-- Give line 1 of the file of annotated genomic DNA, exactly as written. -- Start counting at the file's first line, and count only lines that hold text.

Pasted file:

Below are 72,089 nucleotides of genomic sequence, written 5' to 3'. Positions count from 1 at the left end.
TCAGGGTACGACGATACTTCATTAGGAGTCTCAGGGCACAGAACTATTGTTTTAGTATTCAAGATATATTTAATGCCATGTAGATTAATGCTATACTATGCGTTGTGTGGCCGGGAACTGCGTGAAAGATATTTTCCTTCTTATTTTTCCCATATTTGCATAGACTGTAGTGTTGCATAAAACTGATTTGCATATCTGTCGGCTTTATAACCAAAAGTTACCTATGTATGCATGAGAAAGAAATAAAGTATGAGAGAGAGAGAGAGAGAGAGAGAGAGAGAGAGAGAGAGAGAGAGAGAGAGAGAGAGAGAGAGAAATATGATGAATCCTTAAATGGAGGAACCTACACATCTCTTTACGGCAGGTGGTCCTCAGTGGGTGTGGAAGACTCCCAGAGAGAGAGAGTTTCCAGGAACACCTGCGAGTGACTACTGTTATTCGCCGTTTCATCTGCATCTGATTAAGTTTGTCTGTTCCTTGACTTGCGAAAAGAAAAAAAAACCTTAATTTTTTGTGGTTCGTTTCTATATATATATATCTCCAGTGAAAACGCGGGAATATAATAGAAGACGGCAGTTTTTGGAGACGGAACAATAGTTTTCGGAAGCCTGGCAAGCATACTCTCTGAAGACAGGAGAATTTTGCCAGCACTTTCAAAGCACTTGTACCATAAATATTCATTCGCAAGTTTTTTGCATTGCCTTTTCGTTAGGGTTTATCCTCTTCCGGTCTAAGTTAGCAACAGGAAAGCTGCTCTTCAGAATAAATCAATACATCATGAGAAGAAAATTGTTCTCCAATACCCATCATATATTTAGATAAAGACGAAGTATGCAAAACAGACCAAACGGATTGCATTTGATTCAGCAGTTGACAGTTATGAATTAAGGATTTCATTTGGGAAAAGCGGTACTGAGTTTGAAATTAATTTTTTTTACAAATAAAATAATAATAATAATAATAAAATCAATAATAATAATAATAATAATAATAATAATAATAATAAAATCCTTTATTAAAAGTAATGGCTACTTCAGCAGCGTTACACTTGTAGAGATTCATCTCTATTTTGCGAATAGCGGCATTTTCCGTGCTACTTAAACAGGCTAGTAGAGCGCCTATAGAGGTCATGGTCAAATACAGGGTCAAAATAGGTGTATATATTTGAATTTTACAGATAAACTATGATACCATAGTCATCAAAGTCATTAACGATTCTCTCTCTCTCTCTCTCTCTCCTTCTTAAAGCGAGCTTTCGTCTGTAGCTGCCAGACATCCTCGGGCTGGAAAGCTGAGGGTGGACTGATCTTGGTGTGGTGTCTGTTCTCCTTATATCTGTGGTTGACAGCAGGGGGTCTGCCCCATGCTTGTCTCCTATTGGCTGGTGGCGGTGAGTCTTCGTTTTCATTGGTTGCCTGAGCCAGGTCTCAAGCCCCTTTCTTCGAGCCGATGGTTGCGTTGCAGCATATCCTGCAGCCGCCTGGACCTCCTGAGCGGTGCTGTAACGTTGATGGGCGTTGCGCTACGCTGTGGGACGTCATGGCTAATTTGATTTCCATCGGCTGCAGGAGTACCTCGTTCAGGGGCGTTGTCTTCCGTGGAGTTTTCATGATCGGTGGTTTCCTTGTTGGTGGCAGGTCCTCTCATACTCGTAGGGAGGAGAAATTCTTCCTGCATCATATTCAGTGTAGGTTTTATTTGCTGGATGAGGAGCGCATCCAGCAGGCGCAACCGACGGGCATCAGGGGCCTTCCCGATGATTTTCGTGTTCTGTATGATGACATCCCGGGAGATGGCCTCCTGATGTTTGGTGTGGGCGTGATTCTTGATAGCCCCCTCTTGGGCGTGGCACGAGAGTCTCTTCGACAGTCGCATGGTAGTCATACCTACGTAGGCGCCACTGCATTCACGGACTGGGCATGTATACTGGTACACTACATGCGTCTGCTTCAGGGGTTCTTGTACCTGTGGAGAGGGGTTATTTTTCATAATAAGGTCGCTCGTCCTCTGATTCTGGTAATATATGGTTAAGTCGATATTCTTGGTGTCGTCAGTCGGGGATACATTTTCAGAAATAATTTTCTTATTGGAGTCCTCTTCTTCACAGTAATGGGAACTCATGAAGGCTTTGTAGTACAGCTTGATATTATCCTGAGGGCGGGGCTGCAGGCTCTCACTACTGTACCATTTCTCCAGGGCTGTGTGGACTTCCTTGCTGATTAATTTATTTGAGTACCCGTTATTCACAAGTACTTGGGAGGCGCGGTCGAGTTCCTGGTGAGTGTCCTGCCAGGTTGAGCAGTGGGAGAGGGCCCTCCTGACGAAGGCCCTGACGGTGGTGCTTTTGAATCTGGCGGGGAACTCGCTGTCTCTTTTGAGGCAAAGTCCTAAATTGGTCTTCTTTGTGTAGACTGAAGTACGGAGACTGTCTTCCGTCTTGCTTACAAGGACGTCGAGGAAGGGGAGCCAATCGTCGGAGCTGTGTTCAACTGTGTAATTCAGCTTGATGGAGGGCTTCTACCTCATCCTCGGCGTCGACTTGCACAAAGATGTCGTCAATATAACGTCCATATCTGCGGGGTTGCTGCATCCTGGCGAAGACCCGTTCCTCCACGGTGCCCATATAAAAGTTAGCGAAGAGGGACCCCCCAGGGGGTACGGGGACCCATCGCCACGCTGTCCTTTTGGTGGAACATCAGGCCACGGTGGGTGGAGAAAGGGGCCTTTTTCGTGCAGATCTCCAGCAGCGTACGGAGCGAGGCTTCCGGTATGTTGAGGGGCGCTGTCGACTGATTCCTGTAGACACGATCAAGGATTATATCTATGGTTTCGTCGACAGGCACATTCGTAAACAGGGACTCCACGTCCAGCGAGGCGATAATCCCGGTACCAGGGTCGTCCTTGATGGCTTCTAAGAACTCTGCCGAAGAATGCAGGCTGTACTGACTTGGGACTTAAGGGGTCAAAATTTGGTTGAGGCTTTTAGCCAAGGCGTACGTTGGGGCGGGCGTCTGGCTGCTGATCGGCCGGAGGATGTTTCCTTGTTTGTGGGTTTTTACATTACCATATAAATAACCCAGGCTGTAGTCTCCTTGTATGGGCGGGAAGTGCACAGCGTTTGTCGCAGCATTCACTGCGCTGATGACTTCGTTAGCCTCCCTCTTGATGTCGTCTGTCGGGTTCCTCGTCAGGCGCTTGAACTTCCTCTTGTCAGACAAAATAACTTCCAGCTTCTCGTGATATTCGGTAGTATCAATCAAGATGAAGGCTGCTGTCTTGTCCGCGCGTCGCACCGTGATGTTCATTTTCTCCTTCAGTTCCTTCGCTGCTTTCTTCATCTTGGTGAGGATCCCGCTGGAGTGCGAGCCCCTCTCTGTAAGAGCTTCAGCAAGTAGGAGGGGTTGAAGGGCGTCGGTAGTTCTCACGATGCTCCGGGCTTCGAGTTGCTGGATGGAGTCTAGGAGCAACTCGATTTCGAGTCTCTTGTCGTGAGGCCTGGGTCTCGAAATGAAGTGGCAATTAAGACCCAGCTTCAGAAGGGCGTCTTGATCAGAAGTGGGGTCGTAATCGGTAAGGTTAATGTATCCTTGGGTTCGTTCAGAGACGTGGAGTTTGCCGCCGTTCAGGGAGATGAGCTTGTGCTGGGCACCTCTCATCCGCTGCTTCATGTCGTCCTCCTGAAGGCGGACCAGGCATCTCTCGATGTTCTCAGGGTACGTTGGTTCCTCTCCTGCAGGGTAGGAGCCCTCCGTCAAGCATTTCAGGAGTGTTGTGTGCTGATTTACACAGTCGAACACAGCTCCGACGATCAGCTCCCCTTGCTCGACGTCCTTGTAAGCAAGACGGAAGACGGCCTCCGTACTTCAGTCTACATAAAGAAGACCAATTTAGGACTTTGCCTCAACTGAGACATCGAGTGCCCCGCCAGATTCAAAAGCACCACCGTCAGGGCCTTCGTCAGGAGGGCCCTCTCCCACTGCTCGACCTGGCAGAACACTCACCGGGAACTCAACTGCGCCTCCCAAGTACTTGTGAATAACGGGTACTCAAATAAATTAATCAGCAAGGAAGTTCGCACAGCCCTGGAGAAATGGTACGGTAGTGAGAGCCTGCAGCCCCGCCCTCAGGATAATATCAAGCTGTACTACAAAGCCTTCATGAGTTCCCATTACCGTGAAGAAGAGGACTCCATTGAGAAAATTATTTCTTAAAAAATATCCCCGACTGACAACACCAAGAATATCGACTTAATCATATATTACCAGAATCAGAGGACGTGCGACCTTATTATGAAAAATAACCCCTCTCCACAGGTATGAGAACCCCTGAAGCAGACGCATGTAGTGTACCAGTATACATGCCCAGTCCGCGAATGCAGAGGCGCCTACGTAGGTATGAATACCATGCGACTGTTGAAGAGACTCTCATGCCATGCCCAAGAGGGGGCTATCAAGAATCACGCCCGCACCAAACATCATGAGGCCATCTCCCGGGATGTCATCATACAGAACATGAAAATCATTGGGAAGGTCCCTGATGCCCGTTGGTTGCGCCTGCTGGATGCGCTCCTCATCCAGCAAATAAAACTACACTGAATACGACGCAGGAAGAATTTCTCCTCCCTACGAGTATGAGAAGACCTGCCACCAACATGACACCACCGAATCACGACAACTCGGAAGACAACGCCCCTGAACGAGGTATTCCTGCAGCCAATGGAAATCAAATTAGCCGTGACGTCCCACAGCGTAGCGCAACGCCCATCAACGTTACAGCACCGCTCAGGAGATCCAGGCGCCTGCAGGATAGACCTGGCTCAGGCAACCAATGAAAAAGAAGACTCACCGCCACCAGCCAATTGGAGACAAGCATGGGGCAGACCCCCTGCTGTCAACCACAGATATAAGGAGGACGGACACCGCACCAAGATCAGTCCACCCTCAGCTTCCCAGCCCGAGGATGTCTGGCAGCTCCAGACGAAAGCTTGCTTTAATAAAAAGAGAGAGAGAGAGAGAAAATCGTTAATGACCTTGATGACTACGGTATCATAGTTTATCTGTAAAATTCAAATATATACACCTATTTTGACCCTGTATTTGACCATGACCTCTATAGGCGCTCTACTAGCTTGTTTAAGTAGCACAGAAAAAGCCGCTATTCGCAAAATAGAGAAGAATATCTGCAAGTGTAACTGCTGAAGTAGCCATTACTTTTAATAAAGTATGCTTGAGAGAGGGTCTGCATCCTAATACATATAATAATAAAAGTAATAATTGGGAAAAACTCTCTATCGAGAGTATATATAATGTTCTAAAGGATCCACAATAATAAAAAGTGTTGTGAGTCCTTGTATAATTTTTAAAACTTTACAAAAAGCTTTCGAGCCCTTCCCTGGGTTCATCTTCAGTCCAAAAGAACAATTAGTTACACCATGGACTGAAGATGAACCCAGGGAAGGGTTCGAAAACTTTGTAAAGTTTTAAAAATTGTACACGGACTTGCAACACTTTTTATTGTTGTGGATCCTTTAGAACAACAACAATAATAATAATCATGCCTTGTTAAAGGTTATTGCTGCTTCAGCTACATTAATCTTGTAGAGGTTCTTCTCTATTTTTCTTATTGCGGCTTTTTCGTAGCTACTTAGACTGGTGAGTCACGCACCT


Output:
Below are 72,089 nucleotides of genomic sequence, written 5' to 3'. Positions count from 1 at the left end.